11:00-12:30 Session 15A: Process 2: MOS II
High-mobility SiC p-channel MOSFETs on nonpolar faces
PRESENTER: Kyota Mikami
Increasing mobility in 4H-SiC MOSFETs with deposited oxide by in-situ nitridation of SiC surface
PRESENTER: Anthony O'Neill
SNDM study of MOS interface state densities on 3C-SiC and 4H-SiC stacked structure
Improved interface properties in SiC(0001) MOS structures by plasma nitridation of SiC surface prior to SiO2 deposition
11:00-12:30 Session 15B: Quantum 1: Optical and electrical quantum techniques
Location: Ulisse
Vanadium in SiC: the spin for telecom quantum networks (invited paper)

ABSTRACT. Quantum technologies are moving swiftly from the laboratory to commercial applications. Quantum communication in particular has made great strides from research to deployment. However, the range and speed of such systems is limited because classical amplification of light signals cannot be used in a quantum channel. The performance of quantum communication links therefore requires a “quantum repeater”, a device which can store and relay fragile quantum information.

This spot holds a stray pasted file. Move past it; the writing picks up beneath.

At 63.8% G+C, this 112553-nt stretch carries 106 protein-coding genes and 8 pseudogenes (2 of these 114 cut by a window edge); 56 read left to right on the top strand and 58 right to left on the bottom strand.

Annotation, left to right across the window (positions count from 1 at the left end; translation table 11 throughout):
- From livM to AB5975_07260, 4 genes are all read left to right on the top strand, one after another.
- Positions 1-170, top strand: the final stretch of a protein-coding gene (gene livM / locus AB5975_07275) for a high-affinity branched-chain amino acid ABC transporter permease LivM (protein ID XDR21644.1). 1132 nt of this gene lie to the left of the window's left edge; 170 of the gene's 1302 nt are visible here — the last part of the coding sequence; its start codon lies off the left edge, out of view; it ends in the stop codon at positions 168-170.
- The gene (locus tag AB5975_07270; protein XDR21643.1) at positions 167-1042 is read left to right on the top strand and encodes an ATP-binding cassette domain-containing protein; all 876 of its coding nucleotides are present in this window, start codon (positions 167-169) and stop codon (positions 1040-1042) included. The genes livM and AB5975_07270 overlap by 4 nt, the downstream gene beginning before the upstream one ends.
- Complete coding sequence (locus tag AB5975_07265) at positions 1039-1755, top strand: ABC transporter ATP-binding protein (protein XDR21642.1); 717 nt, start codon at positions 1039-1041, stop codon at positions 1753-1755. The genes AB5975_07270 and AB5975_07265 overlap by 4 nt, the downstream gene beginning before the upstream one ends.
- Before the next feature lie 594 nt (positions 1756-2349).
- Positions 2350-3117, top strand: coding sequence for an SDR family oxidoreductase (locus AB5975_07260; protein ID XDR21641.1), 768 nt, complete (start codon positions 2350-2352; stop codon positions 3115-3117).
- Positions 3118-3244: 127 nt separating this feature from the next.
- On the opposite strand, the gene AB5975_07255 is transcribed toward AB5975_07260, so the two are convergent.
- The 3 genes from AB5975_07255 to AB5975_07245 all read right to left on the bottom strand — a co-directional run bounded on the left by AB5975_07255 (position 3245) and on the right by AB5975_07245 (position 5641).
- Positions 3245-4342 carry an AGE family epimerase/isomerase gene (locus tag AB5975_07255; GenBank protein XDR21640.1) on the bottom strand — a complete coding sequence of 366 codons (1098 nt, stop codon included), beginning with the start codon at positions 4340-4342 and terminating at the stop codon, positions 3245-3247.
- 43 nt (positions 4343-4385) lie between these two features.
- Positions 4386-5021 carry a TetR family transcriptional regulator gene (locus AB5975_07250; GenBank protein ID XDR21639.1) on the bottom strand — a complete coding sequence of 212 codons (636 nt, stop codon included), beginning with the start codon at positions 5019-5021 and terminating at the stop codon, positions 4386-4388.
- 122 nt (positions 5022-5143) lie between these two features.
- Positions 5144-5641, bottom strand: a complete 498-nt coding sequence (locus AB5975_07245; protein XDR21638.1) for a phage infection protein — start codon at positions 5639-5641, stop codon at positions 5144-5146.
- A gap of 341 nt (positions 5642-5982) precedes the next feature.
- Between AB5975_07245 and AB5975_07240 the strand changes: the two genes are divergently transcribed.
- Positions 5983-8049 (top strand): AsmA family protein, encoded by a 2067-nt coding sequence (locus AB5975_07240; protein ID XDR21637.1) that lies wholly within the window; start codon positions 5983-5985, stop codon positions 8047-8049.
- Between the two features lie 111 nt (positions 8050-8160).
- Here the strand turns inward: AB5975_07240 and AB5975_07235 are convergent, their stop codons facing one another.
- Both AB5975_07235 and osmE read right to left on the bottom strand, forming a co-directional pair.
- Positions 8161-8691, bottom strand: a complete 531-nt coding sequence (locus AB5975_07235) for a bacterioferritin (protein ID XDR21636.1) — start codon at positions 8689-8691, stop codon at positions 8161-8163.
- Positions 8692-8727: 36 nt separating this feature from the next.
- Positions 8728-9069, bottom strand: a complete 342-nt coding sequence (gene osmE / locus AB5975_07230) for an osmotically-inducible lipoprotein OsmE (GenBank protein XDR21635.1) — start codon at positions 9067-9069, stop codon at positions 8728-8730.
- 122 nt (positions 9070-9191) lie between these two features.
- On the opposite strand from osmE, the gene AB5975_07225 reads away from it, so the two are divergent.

Vanadium in SiC has emerged as a strong candidate for the creation of such a device. It has a strong optical transition at a wavelength compatible with optical fiber networks, a long-lived electron spin which can act as a quantum memory, and is hosted in a material that is available with high quality at an industrial scale.

I will present the work performed in the EU project “QuanTELCO”, a collaboration aimed at developing control and interfacing methods for quantum repeaters based on vanadium. The project has resulted in remarkable advances in our understanding of this system, the control of its electron spin, and the development of photonic interfaces for quantum networks. Furthermore, we have shown that vanadium can be used as an extremely sensitive probe for the crystalline structure and electronic properties of the silicon carbide host.

Silicon carbide as a host of color centers emitting at telecom bands
Controlling the properties of single photon emitters at SiO2/SiC interfaces by oxidation and annealing
Carbon cluster emitters in silicon carbide